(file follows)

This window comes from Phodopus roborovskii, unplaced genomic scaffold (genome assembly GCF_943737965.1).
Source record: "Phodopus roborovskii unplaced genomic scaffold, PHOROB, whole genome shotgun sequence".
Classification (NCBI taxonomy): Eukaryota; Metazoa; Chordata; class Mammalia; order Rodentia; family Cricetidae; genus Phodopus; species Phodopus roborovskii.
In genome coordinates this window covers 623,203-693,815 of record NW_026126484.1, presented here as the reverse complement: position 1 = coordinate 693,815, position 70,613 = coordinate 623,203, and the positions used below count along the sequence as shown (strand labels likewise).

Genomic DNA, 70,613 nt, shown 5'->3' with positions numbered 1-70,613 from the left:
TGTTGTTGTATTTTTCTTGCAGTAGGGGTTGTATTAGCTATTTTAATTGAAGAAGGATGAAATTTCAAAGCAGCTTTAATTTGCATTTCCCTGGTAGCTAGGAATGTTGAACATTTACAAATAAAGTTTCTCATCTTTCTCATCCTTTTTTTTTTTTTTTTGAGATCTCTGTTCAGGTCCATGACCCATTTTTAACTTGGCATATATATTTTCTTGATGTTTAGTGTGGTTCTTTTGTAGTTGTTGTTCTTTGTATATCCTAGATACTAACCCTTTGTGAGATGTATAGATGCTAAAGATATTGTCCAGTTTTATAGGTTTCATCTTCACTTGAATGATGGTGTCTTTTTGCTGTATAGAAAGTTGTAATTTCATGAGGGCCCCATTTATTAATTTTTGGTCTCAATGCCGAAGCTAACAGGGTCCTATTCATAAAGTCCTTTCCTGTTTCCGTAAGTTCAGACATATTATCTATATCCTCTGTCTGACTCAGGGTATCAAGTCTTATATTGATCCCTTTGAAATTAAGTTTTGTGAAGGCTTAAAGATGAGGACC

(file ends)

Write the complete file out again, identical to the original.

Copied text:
This window comes from Phodopus roborovskii, unplaced genomic scaffold (genome assembly GCF_943737965.1).
Source record: "Phodopus roborovskii unplaced genomic scaffold, PHOROB, whole genome shotgun sequence".
Classification (NCBI taxonomy): Eukaryota; Metazoa; Chordata; class Mammalia; order Rodentia; family Cricetidae; genus Phodopus; species Phodopus roborovskii.
In genome coordinates this window covers 623,203-693,815 of record NW_026126484.1, presented here as the reverse complement: position 1 = coordinate 693,815, position 70,613 = coordinate 623,203, and the positions used below count along the sequence as shown (strand labels likewise).

Genomic DNA, 70,613 nt, shown 5'->3' with positions numbered 1-70,613 from the left:
TGTTGTTGTATTTTTCTTGCAGTAGGGGTTGTATTAGCTATTTTAATTGAAGAAGGATGAAATTTCAAAGCAGCTTTAATTTGCATTTCCCTGGTAGCTAGGAATGTTGAACATTTACAAATAAAGTTTCTCATCTTTCTCATCCTTTTTTTTTTTTTTTTGAGATCTCTGTTCAGGTCCATGACCCATTTTTAACTTGGCATATATATTTTCTTGATGTTTAGTGTGGTTCTTTTGTAGTTGTTGTTCTTTGTATATCCTAGATACTAACCCTTTGTGAGATGTATAGATGCTAAAGATATTGTCCAGTTTTATAGGTTTCATCTTCACTTGAATGATGGTGTCTTTTTGCTGTATAGAAAGTTGTAATTTCATGAGGGCCCCATTTATTAATTTTTGGTCTCAATGCCGAAGCTAACAGGGTCCTATTCATAAAGTCCTTTCCTGTTTCCGTAAGTTCAGACATATTATCTATATCCTCTGTCTGACTCAGGGTATCAAGTCTTATATTGATCCCTTTGAAATTAAGTTTTGTGAAGGCTTAAAGATGAGGACC